So as I say, it’s all quite interesting, but Ofcom’s work may well be overshadowed by the publication of Digital Britain next week (steered by former Ofcom chief exec Stephen Carter with help from a who’s who of report writers!), which is a report to Government prepared by a steering group. I’m not too uncomfortable about that though, as Ofcom’s report would, in reality, require a significant revision of the relevant areas of the Communications Act and various other broadcasting statutes – and having this process taken seriously by Government is not just more likely to succeed, but carries with it appropriate legitimacy (with a parliamentary process somewhat more democratic than the type of opinion polling that Ofcom is increasingly favouring). Of course, Ofcom has a statutory mandate (section 264 Communications Act 2003) to carry out this review and has carried out its job diligently – but the focus of discussion and consultation should, in my view, now shift to elected representatives and central government.

I’ve found quite a few interesting references to online delivery scattered throughout the report (and I love these slides – although I don’t think any major conclusions are drawn from it, other than a general point that online public service content is A Good Thing but not The Alternative. Just as a sidenote, it’s quite intriguing to see the shift in the report from talking about public service broadcasting to public service content – in some chapters. This is worth welcoming (in that it recognises that ‘content’ deserves a public service element), but only in part – a focus on content alone disregards the total package of media, which (whether traditional, linear, CRT ‘broadcasting’ or anything else) is more than the accumulated ‘content’, considering things like governance, cultural activities, IP, advertising systems, access policies, etc. .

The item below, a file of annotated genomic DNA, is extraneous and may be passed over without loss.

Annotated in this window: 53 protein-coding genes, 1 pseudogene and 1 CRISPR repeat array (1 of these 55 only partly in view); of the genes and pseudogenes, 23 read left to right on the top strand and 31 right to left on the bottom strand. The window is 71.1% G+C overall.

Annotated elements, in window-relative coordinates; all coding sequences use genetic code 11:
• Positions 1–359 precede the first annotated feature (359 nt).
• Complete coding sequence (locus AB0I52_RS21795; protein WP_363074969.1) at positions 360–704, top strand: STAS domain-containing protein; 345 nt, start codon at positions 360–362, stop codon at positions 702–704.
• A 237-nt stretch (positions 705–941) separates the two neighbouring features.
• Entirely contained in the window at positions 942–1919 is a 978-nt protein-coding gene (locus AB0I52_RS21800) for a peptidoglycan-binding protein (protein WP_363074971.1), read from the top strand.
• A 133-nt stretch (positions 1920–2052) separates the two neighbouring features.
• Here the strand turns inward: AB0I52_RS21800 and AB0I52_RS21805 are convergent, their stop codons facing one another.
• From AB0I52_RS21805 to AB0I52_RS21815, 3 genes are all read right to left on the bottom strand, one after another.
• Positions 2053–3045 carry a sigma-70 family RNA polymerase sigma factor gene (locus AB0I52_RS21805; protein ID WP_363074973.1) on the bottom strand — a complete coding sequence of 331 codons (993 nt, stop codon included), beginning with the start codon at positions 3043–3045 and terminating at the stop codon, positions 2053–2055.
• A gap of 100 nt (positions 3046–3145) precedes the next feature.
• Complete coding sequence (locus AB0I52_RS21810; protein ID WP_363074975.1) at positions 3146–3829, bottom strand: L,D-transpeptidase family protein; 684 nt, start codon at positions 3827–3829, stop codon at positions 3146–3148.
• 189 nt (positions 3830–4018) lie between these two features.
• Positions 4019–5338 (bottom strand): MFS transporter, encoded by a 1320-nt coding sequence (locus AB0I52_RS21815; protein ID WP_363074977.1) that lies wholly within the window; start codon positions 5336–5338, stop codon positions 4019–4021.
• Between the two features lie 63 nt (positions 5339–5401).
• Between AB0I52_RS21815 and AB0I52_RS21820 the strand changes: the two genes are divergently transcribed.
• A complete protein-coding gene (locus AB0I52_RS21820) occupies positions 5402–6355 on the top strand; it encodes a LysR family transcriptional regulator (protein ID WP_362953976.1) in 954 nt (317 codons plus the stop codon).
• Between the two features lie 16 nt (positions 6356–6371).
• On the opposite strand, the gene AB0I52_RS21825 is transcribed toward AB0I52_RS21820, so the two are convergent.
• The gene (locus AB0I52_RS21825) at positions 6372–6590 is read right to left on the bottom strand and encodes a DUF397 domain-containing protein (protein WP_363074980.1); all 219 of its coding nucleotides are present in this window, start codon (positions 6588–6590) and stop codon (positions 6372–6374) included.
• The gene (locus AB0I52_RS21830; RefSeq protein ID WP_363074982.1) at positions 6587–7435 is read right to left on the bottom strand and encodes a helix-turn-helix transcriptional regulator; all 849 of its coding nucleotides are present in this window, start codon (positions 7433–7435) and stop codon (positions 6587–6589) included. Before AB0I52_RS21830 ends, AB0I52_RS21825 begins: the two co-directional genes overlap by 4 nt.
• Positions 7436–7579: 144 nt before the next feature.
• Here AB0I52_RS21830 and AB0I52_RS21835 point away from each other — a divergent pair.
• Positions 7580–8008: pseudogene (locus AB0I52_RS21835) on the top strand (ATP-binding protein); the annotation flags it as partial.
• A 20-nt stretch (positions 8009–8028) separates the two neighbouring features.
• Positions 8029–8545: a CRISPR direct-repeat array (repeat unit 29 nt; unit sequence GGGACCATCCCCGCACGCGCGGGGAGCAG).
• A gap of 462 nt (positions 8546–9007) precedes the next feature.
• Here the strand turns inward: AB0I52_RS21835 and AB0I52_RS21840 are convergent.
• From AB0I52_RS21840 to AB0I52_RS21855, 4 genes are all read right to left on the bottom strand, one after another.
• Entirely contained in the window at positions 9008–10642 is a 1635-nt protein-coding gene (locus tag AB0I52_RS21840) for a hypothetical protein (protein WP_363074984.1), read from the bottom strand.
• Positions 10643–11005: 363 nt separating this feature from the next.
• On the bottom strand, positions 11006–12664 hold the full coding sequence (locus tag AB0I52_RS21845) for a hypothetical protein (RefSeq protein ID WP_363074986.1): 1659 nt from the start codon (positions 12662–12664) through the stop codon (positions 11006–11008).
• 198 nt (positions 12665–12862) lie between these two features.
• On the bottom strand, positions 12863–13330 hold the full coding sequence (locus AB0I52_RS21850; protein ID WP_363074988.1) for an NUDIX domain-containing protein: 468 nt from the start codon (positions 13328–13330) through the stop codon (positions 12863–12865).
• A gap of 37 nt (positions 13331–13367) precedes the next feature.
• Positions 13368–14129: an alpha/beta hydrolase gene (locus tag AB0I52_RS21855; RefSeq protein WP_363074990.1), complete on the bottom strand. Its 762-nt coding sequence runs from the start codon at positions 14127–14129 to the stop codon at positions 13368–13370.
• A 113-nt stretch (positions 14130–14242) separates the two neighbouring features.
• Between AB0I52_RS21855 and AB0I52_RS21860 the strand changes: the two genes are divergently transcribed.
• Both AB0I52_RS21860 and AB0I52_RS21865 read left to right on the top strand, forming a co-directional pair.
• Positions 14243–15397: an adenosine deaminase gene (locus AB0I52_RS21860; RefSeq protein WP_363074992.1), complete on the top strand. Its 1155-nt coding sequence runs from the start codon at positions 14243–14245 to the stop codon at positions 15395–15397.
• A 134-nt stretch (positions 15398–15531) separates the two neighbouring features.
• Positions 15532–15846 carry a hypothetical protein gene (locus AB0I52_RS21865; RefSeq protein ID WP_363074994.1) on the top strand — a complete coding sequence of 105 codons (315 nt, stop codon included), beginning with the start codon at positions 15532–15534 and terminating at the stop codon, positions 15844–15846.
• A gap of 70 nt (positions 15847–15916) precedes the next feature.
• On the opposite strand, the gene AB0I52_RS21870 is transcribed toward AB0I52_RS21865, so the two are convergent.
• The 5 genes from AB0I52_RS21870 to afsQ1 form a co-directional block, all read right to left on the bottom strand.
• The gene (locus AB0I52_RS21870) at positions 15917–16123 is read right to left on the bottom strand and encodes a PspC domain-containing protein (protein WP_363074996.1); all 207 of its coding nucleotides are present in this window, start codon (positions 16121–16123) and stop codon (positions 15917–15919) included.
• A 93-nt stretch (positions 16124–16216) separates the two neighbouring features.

There’s also a stream of interesting comments summarised in the Responses document (at 2.185-2.190) in relation to language issues, particularly Irish (and Ulster-Scots) in Northern Ireland. Again I’m not sure how well placed Ofcom is to deal with this, but it will be interesting to watch that particular situation develop. Ofcom’s response is a not-very-illuminating ‘we do recommend that further consideration be given to appropriate delivery of indigenous language broadcasting services across the UK.’

I’m deliberately not getting into the ‘future of Channel 4′ thing for now, as everyone else is doing that. Let’s look at something more audacious, the ITV requests for (in essence) radical deregulation of the Channel 3 service. What ITV’s asking for is, even to my cynical eyes, quite astonishing. ITV ask for virtually all aspects of its regulation to be substantially relaxed or removed entirely, in return for not handing back its licence. It’s hard to respond to that, really. It is a most remarkable shopping list, including everything from reducing current affairs quotas to allowing product placement. Much of this is outside of Ofcom’s powers, and that is clearly pointed out, but it is decided, provisionally, to allow a range of reductions related to regional news and current affairs – and this is a good example of where the ‘audience research’ starts to fall apart, as it’s in direct contradiction to the preferences expressed through the survey results. More on that in the next post, though let’s not forget that ITV is already disobeying the rules and being fined for it. Hmmm.

And not forgetting that hanging over it all is the EU Commission’s almost-completed revisions to the control of state aid and public broadcasting. But that’s enough for one post.